Fascism—named after the ancient Roman symbol of power, the fasces, a bundle of rods tied around an axe—started in 1919 in Italy, as a nationalistic group founded by Benito Mussolini. Fascism has written the darkest pages in the history of the twentieth century and scholars continue to try to distill its essence by focusing on its economic roots and its political origins. At a moment in history in which economic policy appears to drive political decisions, and the distance between representatives and represented grows every day, fifteen world cinema films—each responding to fascism in its own way—will guide our class discussions in our attempt to approach and understand the ideology of fascism.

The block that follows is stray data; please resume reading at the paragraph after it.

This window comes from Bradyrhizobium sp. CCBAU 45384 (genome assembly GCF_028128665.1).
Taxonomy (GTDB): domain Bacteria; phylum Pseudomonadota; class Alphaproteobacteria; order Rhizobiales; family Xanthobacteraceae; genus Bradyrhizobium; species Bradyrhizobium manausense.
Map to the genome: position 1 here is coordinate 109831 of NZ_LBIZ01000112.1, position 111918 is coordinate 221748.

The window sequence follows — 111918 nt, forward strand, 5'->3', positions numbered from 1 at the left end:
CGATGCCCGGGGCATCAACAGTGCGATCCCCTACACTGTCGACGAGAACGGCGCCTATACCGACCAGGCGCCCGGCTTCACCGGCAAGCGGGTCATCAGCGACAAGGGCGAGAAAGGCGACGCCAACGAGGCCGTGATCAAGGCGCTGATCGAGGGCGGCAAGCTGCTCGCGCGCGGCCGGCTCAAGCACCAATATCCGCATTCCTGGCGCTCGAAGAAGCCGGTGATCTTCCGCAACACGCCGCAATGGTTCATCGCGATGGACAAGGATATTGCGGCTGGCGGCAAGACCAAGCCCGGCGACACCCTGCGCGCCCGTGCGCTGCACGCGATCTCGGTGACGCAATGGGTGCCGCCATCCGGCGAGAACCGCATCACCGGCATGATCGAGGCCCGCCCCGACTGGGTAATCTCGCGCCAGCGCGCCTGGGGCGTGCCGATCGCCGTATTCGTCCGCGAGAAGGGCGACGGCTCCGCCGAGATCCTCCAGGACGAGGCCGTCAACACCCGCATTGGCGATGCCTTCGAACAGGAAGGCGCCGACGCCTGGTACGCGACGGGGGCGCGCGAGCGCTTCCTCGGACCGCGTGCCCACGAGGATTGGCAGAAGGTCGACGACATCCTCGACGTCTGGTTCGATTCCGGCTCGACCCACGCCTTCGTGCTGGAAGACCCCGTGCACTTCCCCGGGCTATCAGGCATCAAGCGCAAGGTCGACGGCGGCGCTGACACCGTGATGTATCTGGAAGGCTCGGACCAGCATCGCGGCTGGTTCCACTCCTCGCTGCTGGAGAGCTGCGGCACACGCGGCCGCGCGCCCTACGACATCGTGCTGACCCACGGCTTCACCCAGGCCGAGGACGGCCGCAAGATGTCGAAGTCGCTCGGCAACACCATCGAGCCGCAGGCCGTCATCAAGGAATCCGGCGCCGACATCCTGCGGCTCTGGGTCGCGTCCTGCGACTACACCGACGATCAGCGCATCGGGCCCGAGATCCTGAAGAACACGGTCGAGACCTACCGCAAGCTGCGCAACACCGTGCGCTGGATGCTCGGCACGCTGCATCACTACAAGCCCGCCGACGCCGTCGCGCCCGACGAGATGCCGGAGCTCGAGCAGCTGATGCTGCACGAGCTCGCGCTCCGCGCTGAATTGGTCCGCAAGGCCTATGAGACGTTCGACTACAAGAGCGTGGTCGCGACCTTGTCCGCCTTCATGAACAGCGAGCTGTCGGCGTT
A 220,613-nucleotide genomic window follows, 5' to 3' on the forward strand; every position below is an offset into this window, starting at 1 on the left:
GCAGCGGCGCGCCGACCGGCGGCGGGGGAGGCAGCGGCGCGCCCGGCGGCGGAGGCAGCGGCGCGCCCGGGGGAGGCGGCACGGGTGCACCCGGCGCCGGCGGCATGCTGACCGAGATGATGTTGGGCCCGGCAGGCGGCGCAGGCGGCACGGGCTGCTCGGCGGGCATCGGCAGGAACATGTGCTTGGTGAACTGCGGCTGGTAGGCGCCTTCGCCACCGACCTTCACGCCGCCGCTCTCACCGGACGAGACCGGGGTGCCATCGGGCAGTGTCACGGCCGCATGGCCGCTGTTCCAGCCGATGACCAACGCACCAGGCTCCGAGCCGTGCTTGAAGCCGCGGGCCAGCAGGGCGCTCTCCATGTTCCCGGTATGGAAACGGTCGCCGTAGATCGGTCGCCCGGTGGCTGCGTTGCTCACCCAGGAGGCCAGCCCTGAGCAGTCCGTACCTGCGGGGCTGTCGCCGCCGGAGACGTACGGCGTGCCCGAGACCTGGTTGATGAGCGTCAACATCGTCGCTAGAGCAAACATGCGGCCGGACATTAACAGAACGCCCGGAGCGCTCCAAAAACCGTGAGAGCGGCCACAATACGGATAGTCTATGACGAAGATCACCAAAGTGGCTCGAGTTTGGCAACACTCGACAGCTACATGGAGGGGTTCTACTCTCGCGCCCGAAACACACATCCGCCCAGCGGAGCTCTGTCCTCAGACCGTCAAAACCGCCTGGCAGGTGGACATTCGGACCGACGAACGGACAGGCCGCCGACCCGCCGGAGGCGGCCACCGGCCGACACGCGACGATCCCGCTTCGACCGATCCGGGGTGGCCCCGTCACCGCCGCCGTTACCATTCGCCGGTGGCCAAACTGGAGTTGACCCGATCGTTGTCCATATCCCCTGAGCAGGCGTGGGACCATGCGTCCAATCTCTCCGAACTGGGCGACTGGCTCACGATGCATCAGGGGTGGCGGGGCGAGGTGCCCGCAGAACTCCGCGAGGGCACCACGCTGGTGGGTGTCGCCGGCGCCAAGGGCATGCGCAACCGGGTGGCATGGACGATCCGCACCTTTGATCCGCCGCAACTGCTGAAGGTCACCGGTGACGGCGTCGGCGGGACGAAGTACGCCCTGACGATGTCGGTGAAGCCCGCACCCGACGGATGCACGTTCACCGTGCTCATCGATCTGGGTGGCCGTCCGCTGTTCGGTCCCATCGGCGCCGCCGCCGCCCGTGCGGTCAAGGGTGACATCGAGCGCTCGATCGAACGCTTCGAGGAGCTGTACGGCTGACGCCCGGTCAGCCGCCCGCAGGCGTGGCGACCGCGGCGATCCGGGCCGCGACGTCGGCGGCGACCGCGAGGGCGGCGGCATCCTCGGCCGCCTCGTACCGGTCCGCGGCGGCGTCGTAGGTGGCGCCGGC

Films will be discussed in regard to both content and form. Along with weekly film screenings and a selected bibliography on fascism, we also will focus on primary sources that will help students situate the films historically. Students also will be introduced to critical film vocabulary, and will learn to speak and write insightfully about film art and culture. Films will include, among others, The Great Dictator, Come and See, Land and Freedom, American History X, and Pan’s Labyrinth.
Topics vary. Please consult the program for more information.